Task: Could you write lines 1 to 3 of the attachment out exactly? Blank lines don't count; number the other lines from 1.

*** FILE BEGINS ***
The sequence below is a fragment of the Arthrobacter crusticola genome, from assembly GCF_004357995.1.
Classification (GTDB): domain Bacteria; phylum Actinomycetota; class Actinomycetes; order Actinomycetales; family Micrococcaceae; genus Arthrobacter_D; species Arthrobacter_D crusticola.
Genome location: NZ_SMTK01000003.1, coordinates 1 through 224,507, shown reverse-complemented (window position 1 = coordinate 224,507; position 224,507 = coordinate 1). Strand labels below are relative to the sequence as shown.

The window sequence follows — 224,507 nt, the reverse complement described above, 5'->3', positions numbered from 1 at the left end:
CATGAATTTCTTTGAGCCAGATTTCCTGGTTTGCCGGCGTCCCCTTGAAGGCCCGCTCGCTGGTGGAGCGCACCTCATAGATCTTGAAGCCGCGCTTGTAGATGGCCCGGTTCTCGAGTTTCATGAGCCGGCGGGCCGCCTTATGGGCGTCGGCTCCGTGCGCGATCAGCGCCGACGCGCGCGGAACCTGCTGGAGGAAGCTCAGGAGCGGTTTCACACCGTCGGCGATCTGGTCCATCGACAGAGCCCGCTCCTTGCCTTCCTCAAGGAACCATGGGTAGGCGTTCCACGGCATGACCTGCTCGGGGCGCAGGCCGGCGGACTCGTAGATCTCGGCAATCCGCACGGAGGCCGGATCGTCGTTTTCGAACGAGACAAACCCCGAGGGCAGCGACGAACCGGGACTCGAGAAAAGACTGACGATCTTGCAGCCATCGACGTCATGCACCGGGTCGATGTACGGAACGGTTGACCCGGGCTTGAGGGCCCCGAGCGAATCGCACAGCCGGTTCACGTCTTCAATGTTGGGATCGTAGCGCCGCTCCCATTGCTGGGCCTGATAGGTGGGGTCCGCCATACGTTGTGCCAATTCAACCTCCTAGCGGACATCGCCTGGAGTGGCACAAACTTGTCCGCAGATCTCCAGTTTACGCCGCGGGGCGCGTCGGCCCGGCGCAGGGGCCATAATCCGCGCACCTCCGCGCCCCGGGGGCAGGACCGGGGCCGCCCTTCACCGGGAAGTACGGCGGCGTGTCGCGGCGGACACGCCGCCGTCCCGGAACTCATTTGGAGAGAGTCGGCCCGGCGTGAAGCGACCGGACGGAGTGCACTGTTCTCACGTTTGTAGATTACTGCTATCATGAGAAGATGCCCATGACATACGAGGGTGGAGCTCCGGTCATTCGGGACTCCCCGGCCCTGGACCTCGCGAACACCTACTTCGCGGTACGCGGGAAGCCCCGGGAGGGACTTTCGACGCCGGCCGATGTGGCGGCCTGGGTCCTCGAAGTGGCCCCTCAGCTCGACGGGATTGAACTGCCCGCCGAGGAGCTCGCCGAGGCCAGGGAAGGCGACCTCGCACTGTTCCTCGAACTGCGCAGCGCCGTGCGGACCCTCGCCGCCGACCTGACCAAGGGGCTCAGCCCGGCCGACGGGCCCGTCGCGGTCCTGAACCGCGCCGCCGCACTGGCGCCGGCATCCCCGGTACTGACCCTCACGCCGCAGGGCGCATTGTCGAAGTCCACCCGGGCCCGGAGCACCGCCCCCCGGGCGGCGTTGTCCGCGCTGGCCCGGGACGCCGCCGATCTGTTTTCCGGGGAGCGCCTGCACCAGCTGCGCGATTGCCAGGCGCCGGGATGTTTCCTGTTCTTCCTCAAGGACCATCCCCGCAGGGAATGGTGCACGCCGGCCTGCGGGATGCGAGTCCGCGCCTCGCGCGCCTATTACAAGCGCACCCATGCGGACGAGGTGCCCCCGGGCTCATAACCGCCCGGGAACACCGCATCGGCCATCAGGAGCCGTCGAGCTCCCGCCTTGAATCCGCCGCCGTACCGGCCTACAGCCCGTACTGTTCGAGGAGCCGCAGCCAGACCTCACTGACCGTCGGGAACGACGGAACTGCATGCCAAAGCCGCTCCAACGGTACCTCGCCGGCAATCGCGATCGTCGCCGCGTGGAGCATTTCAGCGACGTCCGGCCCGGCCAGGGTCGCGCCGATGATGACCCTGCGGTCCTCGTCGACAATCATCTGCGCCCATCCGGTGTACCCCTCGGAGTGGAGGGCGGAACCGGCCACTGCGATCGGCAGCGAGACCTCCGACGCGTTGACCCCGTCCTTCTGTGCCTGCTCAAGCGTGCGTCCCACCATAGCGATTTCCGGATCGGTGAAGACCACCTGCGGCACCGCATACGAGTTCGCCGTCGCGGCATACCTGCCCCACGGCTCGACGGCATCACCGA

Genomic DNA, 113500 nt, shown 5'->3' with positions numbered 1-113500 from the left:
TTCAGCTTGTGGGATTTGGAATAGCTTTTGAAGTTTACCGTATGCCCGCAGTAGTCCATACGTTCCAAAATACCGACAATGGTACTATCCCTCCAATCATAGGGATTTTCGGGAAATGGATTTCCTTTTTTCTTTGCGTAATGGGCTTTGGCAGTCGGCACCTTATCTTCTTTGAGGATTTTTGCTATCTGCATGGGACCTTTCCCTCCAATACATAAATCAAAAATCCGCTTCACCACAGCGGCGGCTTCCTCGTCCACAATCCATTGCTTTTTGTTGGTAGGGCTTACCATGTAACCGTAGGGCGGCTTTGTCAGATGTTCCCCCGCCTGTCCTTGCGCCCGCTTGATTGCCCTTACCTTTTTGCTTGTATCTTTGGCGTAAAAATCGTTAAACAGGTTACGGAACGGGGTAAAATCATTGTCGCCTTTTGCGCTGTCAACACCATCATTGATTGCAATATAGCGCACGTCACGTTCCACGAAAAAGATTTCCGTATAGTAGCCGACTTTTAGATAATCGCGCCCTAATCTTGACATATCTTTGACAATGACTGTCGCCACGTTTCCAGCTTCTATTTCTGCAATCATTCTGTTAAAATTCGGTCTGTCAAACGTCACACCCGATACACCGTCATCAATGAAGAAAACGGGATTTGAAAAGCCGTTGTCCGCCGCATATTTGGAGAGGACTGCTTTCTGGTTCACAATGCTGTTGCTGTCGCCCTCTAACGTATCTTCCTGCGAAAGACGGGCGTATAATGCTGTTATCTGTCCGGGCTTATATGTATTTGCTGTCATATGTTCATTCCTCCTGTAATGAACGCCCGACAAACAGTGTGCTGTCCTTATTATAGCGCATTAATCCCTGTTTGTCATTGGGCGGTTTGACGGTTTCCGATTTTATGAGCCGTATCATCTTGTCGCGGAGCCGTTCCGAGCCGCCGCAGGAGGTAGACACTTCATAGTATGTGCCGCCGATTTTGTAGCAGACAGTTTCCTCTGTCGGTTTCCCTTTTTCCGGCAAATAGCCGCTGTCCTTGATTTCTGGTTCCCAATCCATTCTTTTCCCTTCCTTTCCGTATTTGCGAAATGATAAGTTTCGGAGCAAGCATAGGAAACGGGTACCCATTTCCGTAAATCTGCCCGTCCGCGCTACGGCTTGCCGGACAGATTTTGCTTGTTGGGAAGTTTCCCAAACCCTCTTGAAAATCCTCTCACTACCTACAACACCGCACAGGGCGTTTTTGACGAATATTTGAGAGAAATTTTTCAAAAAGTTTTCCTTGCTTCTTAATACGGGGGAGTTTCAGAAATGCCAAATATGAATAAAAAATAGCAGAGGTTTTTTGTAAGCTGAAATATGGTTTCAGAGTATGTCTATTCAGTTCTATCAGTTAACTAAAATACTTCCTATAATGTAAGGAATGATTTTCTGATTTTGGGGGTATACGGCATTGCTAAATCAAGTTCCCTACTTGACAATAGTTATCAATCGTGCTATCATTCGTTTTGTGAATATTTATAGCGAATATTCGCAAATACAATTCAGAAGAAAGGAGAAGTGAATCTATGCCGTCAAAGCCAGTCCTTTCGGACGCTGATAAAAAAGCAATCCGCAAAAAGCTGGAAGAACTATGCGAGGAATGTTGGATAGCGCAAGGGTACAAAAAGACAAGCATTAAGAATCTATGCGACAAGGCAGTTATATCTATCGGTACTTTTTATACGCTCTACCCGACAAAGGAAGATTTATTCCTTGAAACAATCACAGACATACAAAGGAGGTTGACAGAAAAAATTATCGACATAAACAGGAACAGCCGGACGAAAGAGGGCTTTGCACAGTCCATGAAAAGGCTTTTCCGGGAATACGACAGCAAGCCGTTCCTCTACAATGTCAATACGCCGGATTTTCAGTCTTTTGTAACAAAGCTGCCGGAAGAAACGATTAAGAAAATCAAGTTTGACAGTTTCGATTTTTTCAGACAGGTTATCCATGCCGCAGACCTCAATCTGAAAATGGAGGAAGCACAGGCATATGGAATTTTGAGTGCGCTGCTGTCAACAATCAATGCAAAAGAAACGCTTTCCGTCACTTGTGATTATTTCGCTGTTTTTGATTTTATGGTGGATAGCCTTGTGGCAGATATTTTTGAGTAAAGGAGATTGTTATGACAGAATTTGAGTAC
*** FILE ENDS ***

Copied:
The sequence below is a fragment of the Arthrobacter crusticola genome, from assembly GCF_004357995.1.
Classification (GTDB): domain Bacteria; phylum Actinomycetota; class Actinomycetes; order Actinomycetales; family Micrococcaceae; genus Arthrobacter_D; species Arthrobacter_D crusticola.
Genome location: NZ_SMTK01000003.1, coordinates 1 through 224,507, shown reverse-complemented (window position 1 = coordinate 224,507; position 224,507 = coordinate 1). Strand labels below are relative to the sequence as shown.